Around 250 Concord Academy alumnae/i gathered on campus for Reunion Weekend from June 10 through June 12. CA recognized the reunions of the classes of 1947, 1952, 1957, 1962, 1967, 1972, 1977, 1982, 1987, 1992, 1997, 2002, 2007, 2012, and 2017, as well as the classes of 1970 and 1971, whose in-person 50th reunion celebrations the pandemic had delayed. At this first on-campus alumnae/i celebration since 2019, the joy of meeting again in person was palpable. 

On beautiful late spring days under fair skies, alumnae/i made the most of their time together, chatting around a fire pit or on the Senior Steps and borrowing paddles and life jackets to canoe on the Sudbury River. As with all CA reunions, alumnae/i from any year were welcome to attend. Throughout the weekend, programs and panel discussions, meals, class gatherings, and all-community celebrations presented many opportunities for sharing and reconnection.

Reunion Weekend also included a gathering for alumnae/i of color with Grant Hightower, director of community and equity; a morning yoga session; a memorial service for members of the CA community who had passed away in recent years; and several campus tours highlighting CA’s vision for constructing a new arts center on the western side of its campus and the commitments to environmental sustainability that project will entail.

Reunion Programs

In the dance studio on Saturday morning, Janelle Gilchrist ’97, Doria Phelps-Braun Hughes ’92, P’18, and Hilary Price ’87 spoke with moderator Justin Bull P’25, interim dean of faculty, during a panel discussion, “The Art of Story.” Each had had a different experience with the arts as a student at CA, and each spoke to the individual importance of narrative in their work.

Gilchrist, who had been dancing since age 6, described her evolution from dancer to also become a choreographer and educator. The founder and artistic director of the Boston-based Janelle Gilchrist Dance Troupe, Gilchrest teaches at the Boston Arts Academy and Boston Conservatory, as well as in the Boston Public Schools. Her choreography fuses ballet, modern, and jazz, always to communicate a story, emotion, or idea. “When I was a kid, I danced just to dance,” she said. “Now I want to put meaning into why I’m creating things.”

Hughes, a professional storyteller and also the collections manager for the Rosemarie Beck Foundation, spoke of the importance of cross-fertilization between art forms. Moving between performance and managing a visual art collection, she said, “informes and refreshes my thinking.” She described herself as a serious musician from an artistic family when she attended CA, where she loved that the arts were integrated into the academic curriculum. CA, she said, is where the idea that “art is real work” solidified for her. She also credited the model of senior chapels with giving her an alternative to scripted theater. “It took a while to realize what I could do on a stage,” she said. She discovered her calling one day at an ice cream shop, when her daughter was 5, where, to entertain her friends, she told her first unplanned story. The kids were spellbound, and Hughes thought, “I have a superpower!” Around a year later, she hung out her shingle for her new profession and continues to love stories as a vehicle for engaging in the moment.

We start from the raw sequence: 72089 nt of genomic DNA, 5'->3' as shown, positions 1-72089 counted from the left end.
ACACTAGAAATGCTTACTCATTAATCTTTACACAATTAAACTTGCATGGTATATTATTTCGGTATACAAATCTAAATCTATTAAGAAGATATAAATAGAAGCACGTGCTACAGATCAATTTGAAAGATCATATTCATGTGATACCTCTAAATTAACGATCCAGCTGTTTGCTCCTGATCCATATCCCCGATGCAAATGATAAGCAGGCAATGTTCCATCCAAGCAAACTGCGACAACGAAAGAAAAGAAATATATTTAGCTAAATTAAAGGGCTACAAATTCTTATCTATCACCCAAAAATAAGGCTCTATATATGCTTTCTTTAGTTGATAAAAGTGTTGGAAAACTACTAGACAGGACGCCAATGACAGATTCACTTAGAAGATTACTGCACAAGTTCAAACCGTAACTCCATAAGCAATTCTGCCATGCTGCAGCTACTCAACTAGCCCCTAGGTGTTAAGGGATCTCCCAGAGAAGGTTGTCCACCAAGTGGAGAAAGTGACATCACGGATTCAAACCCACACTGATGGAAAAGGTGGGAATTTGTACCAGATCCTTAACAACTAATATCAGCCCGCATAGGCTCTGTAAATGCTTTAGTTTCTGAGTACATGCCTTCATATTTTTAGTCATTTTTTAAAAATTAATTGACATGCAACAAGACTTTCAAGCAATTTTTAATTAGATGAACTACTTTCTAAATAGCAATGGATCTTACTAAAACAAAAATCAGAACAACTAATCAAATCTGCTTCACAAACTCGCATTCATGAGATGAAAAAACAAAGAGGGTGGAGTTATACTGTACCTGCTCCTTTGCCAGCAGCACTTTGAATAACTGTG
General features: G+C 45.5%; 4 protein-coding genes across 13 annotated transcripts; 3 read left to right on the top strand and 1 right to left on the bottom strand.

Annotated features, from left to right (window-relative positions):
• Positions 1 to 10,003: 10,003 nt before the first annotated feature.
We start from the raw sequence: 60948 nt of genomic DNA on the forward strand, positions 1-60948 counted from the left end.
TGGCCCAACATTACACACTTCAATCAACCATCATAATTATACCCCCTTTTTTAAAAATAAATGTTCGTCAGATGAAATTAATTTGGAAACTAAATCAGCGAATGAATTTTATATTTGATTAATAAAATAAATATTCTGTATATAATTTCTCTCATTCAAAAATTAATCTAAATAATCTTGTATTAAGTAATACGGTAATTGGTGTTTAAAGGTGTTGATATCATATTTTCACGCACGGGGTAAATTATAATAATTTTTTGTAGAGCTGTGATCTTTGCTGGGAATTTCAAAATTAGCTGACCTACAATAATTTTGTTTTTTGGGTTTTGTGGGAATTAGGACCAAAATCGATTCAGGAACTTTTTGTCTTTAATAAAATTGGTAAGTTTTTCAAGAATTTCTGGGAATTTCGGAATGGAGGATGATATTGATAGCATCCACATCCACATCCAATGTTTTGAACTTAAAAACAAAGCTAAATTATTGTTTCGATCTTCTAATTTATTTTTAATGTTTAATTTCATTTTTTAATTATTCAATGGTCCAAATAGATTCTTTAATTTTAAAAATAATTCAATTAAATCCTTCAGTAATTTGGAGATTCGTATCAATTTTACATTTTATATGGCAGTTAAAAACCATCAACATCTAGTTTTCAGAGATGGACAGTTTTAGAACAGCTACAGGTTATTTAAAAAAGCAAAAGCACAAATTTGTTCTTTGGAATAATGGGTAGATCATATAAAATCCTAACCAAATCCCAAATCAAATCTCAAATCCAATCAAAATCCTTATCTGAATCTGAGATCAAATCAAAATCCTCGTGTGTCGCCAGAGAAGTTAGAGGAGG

Cartoonist Price has created the syndicated daily newspaper comic “Rhymes with Orange” for 27 years. She also teaches single-panel cartooning. As a student at CA, she was a “dilettante,” she said, motivated to differentiate herself from her older sister and supported in her impulse to try many new things. “The atmosphere of the school made it not crazy for me to think I could be a cartoonist,” she said. Price discussed the importance of regularity in her creative process as well as her embrace, over the past five years, of a collaborative approach to her strip. “I’m happier, and I want to tell the world that creativity doesn’t have to be that myth of the singular endeavor,” she said. Her focus is on creating work that is true for her. “When something’s funny,” she said, “there’s a kernel of pain or vulnerability, and I try to tap into that.” Noting that humor works by disrupting cliches, she shared that she has recently found synergy in performing stand-up comedy as well as Moth-style storytelling—or as she called it, “community truth-telling.”

“. . . I want to tell the world that creativity doesn’t have to be that myth of the singular endeavor.”

Hilary Price ’87